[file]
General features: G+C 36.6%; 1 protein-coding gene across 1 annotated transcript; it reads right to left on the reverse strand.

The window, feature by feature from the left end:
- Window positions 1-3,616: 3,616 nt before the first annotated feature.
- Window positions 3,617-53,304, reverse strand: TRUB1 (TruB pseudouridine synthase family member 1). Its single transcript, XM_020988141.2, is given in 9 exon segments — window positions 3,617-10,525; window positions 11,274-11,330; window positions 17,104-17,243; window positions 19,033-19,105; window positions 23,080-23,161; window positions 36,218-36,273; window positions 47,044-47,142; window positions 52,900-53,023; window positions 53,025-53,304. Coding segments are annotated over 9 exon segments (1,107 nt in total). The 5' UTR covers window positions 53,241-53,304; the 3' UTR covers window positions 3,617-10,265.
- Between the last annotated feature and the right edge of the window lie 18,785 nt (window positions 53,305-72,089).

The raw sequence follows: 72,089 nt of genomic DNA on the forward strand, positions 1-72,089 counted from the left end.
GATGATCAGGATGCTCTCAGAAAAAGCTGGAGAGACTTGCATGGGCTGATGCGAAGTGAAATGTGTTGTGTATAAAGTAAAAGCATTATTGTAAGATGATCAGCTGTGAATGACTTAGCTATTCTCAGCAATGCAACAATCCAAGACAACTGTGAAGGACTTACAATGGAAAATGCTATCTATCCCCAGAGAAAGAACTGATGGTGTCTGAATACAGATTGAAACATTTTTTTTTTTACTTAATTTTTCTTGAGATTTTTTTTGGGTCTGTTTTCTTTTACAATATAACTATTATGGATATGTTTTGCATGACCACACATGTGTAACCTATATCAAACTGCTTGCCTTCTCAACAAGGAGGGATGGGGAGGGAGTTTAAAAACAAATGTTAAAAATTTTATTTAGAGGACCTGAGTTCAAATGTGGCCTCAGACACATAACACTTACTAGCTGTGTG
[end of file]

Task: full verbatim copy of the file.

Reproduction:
General features: G+C 36.6%; 1 protein-coding gene across 1 annotated transcript; it reads right to left on the reverse strand.

The window, feature by feature from the left end:
- Window positions 1-3,616: 3,616 nt before the first annotated feature.
- Window positions 3,617-53,304, reverse strand: TRUB1 (TruB pseudouridine synthase family member 1). Its single transcript, XM_020988141.2, is given in 9 exon segments — window positions 3,617-10,525; window positions 11,274-11,330; window positions 17,104-17,243; window positions 19,033-19,105; window positions 23,080-23,161; window positions 36,218-36,273; window positions 47,044-47,142; window positions 52,900-53,023; window positions 53,025-53,304. Coding segments are annotated over 9 exon segments (1,107 nt in total). The 5' UTR covers window positions 53,241-53,304; the 3' UTR covers window positions 3,617-10,265.
- Between the last annotated feature and the right edge of the window lie 18,785 nt (window positions 53,305-72,089).

The raw sequence follows: 72,089 nt of genomic DNA on the forward strand, positions 1-72,089 counted from the left end.
GATGATCAGGATGCTCTCAGAAAAAGCTGGAGAGACTTGCATGGGCTGATGCGAAGTGAAATGTGTTGTGTATAAAGTAAAAGCATTATTGTAAGATGATCAGCTGTGAATGACTTAGCTATTCTCAGCAATGCAACAATCCAAGACAACTGTGAAGGACTTACAATGGAAAATGCTATCTATCCCCAGAGAAAGAACTGATGGTGTCTGAATACAGATTGAAACATTTTTTTTTTTACTTAATTTTTCTTGAGATTTTTTTTGGGTCTGTTTTCTTTTACAATATAACTATTATGGATATGTTTTGCATGACCACACATGTGTAACCTATATCAAACTGCTTGCCTTCTCAACAAGGAGGGATGGGGAGGGAGTTTAAAAACAAATGTTAAAAATTTTATTTAGAGGACCTGAGTTCAAATGTGGCCTCAGACACATAACACTTACTAGCTGTGTG